State of economy worrisome; a re-set of economic policies may be necessary, says Chidambaram
Chidambaram asserted that the re-set of economic policies must also address the questions of rising inequalities; extreme poverty among the bottom 10% of the population
Underscoring that the current state of the economy is worrisome and a cause of extreme concern, senior Congress leader and former finance minister P Chidambaram said that after 30 years of liberalisation in 1991, it is felt that taking into account global and domestic developments, it may be necessary to contemplate a re-set of the economic policies.
Clarifying that he wasn’t talking about a rethink of the liberalisation ushered in by former prime minister PV Narasimha Rao and the then finance minister Manmohan Singh, Chidambaram asserted that the re-set of economic policies must also address the questions of rising inequalities; extreme poverty among the bottom 10% of the population. India’s rank in the Global Hunger Index 2021 is 101 out of 116 countries and there is evidence of widespread nutritional deficiency among women and children.
Chidambaram said a slower rate of growth has been the "hallmark" of the present government in the last eight years, and the post-pandemic recovery has been "indifferent and halting". He added that the consequences of the poorly-drafted and unfairly-implemented GST laws implemented by the Modi government in 2017 are visible to everyone.
Inflation has risen to unacceptable levels, and threatens to rise further. WPI (Wholesale Price Index) inflation is at 14.55% and CPI (Consumer Price Index) inflation is at 7.79%. “The government is actually fueling the rise of inflation by its wrong policies, especially through high taxes on petrol and diesel, high administered prices and high GST tax rates,” asserted Chidambaram.
The country reaped enormous benefits in terms of wealth creation, new businesses and new entrepreneurs, a huge middle class, millions of jobs, exports and lifting 27 crore people out of poverty during a 10-year period of UPA rule, pointed out Chidambaram, who heads the panel on economy at the Nav Sankalp Chintan Shivir at Udaipur in Rajasthan.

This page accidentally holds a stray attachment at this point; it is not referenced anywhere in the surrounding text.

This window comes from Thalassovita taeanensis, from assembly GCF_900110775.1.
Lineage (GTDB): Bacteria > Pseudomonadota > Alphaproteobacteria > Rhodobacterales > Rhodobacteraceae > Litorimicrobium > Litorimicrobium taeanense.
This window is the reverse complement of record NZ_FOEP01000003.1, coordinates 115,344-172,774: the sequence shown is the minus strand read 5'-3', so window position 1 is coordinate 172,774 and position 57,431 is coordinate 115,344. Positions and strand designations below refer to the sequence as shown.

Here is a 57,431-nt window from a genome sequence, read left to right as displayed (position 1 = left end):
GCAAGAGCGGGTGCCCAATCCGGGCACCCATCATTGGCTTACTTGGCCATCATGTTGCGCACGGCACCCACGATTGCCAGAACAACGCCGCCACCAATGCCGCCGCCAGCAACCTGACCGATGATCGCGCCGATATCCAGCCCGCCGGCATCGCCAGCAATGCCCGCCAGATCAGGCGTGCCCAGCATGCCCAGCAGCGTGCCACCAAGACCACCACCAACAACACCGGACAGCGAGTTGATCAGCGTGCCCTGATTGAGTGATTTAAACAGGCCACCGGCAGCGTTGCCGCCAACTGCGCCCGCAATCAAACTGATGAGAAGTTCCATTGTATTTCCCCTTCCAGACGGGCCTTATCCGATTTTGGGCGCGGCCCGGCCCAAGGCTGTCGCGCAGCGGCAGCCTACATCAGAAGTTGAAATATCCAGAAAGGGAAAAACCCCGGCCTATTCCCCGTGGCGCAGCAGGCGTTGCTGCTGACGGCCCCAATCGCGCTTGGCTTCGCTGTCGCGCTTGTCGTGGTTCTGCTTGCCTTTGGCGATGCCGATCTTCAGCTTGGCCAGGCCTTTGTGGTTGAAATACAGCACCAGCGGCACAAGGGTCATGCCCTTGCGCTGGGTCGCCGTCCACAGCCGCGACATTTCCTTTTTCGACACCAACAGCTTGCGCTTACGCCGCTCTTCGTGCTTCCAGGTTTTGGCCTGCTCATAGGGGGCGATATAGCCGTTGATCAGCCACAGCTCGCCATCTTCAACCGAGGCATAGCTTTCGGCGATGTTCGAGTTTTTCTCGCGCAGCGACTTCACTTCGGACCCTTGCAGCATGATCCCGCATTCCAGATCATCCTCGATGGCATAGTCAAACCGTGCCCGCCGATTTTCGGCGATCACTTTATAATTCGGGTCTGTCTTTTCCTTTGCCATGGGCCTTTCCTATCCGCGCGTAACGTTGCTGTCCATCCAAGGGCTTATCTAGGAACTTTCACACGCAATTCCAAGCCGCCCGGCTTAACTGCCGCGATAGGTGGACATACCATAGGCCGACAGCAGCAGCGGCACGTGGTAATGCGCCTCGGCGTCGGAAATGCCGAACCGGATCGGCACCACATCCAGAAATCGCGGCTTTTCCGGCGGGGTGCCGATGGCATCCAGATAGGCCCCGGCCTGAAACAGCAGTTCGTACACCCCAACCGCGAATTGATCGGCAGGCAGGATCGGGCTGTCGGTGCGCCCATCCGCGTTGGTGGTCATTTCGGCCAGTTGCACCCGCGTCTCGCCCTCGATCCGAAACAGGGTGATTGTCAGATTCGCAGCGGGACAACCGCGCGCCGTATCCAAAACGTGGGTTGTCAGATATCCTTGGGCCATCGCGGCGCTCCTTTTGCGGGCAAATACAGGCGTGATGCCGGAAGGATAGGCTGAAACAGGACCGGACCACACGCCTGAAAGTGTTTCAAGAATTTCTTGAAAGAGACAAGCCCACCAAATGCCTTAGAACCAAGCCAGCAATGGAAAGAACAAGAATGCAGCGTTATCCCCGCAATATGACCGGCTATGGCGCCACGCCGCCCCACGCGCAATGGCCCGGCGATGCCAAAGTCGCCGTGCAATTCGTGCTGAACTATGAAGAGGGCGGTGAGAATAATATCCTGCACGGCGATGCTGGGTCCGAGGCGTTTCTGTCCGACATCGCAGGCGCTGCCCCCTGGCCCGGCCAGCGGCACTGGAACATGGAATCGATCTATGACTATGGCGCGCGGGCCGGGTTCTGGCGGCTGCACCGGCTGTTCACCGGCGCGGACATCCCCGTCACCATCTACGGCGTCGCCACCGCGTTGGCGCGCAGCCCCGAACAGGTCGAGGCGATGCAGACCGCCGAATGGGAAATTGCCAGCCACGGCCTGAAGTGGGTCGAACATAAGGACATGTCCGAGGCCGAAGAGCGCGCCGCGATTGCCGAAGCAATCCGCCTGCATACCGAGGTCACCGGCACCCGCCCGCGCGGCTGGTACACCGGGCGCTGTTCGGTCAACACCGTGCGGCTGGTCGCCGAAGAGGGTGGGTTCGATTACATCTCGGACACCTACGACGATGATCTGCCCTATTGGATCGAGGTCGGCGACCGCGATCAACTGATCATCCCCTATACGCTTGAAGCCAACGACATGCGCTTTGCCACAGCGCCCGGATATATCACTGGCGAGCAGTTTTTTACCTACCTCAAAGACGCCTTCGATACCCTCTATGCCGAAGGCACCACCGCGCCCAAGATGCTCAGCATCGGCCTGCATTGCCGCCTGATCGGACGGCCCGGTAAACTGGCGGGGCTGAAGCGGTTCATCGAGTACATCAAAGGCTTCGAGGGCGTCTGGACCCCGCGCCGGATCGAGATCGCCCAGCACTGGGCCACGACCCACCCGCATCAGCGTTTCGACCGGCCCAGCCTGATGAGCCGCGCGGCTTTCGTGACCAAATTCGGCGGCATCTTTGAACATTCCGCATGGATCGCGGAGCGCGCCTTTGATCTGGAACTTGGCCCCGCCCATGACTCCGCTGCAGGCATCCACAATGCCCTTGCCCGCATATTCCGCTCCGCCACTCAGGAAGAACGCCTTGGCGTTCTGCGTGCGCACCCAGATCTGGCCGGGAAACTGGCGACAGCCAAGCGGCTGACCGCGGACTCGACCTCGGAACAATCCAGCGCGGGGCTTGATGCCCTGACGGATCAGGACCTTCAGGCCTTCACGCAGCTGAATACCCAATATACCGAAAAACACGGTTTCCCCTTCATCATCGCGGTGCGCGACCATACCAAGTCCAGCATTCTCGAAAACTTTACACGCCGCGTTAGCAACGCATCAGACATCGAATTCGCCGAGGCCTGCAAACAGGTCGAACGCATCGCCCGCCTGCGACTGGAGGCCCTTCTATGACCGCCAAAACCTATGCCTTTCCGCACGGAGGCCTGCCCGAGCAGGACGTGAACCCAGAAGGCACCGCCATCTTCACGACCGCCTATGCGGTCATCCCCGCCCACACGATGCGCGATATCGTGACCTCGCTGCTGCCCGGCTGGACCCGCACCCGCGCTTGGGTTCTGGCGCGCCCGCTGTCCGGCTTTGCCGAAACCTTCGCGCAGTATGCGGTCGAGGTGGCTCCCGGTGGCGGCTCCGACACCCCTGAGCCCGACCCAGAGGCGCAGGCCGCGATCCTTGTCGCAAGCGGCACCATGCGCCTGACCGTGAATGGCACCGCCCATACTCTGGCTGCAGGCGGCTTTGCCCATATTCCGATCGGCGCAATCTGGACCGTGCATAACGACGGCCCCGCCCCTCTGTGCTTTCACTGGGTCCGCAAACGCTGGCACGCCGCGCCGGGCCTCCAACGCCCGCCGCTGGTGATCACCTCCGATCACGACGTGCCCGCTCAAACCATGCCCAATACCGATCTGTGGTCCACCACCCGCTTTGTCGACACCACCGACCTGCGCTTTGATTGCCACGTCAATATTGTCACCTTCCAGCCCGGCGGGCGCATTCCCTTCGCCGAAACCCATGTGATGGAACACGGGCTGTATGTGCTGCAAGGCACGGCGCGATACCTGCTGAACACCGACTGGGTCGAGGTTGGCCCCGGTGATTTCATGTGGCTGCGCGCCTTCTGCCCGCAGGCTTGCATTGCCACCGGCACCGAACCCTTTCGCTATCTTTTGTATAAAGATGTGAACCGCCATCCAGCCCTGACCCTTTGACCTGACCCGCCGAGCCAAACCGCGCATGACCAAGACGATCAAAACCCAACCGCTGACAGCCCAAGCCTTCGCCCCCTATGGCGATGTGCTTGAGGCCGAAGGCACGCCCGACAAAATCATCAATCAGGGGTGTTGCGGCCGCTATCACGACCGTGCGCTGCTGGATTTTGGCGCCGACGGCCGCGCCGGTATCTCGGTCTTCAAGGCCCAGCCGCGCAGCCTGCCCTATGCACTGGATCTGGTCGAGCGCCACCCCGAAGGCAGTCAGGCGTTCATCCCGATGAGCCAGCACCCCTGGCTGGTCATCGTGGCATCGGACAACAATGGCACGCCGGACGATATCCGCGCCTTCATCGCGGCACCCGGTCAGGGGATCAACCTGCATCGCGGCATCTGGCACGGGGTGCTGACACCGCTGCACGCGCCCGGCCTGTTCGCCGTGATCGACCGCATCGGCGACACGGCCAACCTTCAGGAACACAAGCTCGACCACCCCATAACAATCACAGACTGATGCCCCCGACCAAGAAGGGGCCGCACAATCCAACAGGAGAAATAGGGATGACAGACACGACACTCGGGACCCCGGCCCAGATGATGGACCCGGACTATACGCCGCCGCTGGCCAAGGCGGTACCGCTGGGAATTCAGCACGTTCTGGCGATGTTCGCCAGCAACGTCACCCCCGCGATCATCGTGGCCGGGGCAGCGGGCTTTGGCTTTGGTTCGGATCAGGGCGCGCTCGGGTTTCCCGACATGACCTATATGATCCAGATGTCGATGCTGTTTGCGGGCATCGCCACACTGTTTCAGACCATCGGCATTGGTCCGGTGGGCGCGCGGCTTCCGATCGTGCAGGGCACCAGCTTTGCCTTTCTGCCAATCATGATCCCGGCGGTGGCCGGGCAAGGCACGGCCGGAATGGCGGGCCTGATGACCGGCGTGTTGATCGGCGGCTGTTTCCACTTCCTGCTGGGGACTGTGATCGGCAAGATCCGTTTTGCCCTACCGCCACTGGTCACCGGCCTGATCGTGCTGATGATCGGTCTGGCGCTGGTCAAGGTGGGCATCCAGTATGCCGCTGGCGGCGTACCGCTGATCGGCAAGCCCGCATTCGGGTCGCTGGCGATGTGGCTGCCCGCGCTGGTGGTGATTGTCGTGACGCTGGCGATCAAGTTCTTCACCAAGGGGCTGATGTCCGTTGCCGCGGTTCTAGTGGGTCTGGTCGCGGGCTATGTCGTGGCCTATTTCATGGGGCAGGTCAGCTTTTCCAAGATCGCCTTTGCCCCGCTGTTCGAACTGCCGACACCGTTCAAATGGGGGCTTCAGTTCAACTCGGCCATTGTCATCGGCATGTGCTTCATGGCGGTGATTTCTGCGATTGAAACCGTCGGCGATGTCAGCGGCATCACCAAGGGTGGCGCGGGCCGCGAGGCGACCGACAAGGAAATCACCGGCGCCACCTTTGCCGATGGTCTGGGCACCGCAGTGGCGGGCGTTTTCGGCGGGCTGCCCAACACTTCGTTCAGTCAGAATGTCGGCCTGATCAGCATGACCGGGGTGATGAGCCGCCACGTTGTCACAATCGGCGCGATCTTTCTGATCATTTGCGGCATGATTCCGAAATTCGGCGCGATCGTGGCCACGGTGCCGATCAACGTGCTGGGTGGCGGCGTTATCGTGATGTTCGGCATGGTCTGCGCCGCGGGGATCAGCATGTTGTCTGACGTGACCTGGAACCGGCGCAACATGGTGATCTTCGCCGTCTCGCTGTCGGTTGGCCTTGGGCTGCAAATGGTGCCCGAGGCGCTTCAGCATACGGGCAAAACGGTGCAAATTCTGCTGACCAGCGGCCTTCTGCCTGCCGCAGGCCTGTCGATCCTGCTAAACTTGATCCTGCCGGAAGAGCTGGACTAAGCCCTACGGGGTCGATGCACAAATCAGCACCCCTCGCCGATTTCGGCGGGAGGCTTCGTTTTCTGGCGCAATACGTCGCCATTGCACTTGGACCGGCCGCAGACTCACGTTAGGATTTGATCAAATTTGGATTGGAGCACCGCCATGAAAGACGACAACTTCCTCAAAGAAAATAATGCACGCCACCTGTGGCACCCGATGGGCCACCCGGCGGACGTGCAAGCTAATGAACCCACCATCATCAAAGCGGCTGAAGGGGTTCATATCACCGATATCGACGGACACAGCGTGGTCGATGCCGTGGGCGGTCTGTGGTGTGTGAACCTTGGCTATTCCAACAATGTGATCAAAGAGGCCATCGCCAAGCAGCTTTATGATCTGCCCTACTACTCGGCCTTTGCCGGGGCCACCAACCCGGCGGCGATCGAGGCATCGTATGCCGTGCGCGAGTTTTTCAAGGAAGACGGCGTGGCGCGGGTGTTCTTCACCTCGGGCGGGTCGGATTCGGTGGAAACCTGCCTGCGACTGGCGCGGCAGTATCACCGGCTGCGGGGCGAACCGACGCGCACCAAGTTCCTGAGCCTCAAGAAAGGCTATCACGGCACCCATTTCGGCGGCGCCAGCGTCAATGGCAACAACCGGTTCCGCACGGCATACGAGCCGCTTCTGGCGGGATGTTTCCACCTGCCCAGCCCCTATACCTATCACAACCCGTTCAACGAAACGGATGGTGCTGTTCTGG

“A comprehensive review would also be justified by the health and education outcomes as revealed by the Annual State of Education Report 2021 (ASER 2021) and the National Family Health Survey-5 (NFHS-5). We believe that a re-calibration of economic policies can influence health and education outcomes,” added Chidambaram.
Congress, highlighted Chidambaram, is in favour of an increase in social services expenditure of the government. “We reiterate our charge that social services expenditure as a proportion of total expenditure has fallen to an average of 5% (in 8 years) from an average of 9 per cent in the 10 years between 2004 and 2014. In the run-up to the 2019 Lok Sabha elections, the party had proposed in its manifesto that they would implement a NYAY (Nyuntam Aay Yojana), which guaranteed a cash transfer of Rs 72,000 per year to five crore families who constitute the poorest 20% of India.
Highlighting the various problems ravaging the country, Chidambaram said the job situation is at its worst. The Labour Force Participation Rate (LFPR) is at a historic low of 40.38% and the unemployment rate stands at 7.83%.
The senior leader said that since 2019, the number of vacancies in the union government has only increased as no recruitment has happened in the various branches of the government including Railways and Armed Forces. The Congress had promised in its manifesto to fill all vacancies in the Central government in 2019.
“If you don’t fill the government vacancies, where will the young people of the country find jobs. The government has downed its shutters and this is a terrible onslaught on young men and women of the country. This is anti-youth, anti poor, anti scheduled caste and anti-scheduled caste,” observed Chidambaram.
“We believe that we must prepare the Indian economy and the Indian workforce to adapt to the ways in which industry, business and trade will be conducted in the 21st century with the greater use of automation, robotics, machine learning and artificial intelligence,” reiterated Chidambaram.
The senior leader said the time is ripe for a comprehensive review of Centre-States fiscal relations especially because the fiscal position of the states is fragile as never before and needs urgent remedial measures. There is a complete breakdown of trust between Centre and state trust and even the BJP finance ministers who attend the GST council say this.
There is Rs 78,704 cr GST pending from union government to states as of March 31, and the government should pay it timely, noted Chidambaram. “The Congress wants the GST compensation period, which is set to end by June 30, 2022, to be extended by at least another three years. We are against any attempt to rail road the GST council which is likely to recommend extension of the term,” remarked Chidambaram.
Underscoring that Congress doesn’t wish or fear a situation like Sri Lanka’s economic downturn to happen in India, Chidambaram observed that the democratic rights of the people should not be curtailed.
While agreeing that the Congress party should sharpen its communication, Chidambaram said it is also for the people to decide what was important for them; whether hunger and unemployment and widespread nutritional deficiencies afflicting more than 50% of the population was more important than loudspeakers, halal or jhatka meat. He reiterated he didn’t understand why the choices were between polarisation and economic growth of India’s families. People should consider the extreme poverty and growing inequalities and inability to afford even some basic things.